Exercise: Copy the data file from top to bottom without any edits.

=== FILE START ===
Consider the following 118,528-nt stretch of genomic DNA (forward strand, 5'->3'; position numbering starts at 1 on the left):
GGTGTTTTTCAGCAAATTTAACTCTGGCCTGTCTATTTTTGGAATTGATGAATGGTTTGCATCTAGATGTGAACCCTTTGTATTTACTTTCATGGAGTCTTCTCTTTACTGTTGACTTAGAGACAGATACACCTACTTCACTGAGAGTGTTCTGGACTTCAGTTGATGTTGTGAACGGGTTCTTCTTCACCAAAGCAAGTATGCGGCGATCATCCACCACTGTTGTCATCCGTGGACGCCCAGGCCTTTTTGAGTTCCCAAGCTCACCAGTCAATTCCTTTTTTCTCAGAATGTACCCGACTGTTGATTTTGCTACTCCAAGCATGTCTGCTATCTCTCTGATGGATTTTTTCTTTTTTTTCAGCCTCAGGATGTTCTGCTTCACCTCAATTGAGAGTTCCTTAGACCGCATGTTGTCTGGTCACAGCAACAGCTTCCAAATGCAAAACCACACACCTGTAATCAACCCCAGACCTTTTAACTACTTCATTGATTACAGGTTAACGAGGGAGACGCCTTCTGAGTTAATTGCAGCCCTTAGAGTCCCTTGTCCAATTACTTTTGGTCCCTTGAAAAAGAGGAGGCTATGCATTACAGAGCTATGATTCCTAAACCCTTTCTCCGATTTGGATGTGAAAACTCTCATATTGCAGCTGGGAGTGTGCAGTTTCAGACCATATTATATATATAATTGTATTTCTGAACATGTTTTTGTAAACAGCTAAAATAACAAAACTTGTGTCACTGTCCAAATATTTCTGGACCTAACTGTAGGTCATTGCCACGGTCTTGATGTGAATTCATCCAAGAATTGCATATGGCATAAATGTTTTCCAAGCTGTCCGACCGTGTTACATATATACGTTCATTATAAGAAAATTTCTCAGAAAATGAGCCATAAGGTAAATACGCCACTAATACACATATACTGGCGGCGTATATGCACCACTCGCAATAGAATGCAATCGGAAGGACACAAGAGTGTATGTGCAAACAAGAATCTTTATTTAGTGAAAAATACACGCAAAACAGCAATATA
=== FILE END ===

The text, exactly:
Consider the following 118,528-nt stretch of genomic DNA (forward strand, 5'->3'; position numbering starts at 1 on the left):
GGTGTTTTTCAGCAAATTTAACTCTGGCCTGTCTATTTTTGGAATTGATGAATGGTTTGCATCTAGATGTGAACCCTTTGTATTTACTTTCATGGAGTCTTCTCTTTACTGTTGACTTAGAGACAGATACACCTACTTCACTGAGAGTGTTCTGGACTTCAGTTGATGTTGTGAACGGGTTCTTCTTCACCAAAGCAAGTATGCGGCGATCATCCACCACTGTTGTCATCCGTGGACGCCCAGGCCTTTTTGAGTTCCCAAGCTCACCAGTCAATTCCTTTTTTCTCAGAATGTACCCGACTGTTGATTTTGCTACTCCAAGCATGTCTGCTATCTCTCTGATGGATTTTTTCTTTTTTTTCAGCCTCAGGATGTTCTGCTTCACCTCAATTGAGAGTTCCTTAGACCGCATGTTGTCTGGTCACAGCAACAGCTTCCAAATGCAAAACCACACACCTGTAATCAACCCCAGACCTTTTAACTACTTCATTGATTACAGGTTAACGAGGGAGACGCCTTCTGAGTTAATTGCAGCCCTTAGAGTCCCTTGTCCAATTACTTTTGGTCCCTTGAAAAAGAGGAGGCTATGCATTACAGAGCTATGATTCCTAAACCCTTTCTCCGATTTGGATGTGAAAACTCTCATATTGCAGCTGGGAGTGTGCAGTTTCAGACCATATTATATATATAATTGTATTTCTGAACATGTTTTTGTAAACAGCTAAAATAACAAAACTTGTGTCACTGTCCAAATATTTCTGGACCTAACTGTAGGTCATTGCCACGGTCTTGATGTGAATTCATCCAAGAATTGCATATGGCATAAATGTTTTCCAAGCTGTCCGACCGTGTTACATATATACGTTCATTATAAGAAAATTTCTCAGAAAATGAGCCATAAGGTAAATACGCCACTAATACACATATACTGGCGGCGTATATGCACCACTCGCAATAGAATGCAATCGGAAGGACACAAGAGTGTATGTGCAAACAAGAATCTTTATTTAGTGAAAAATACACGCAAAACAGCAATATA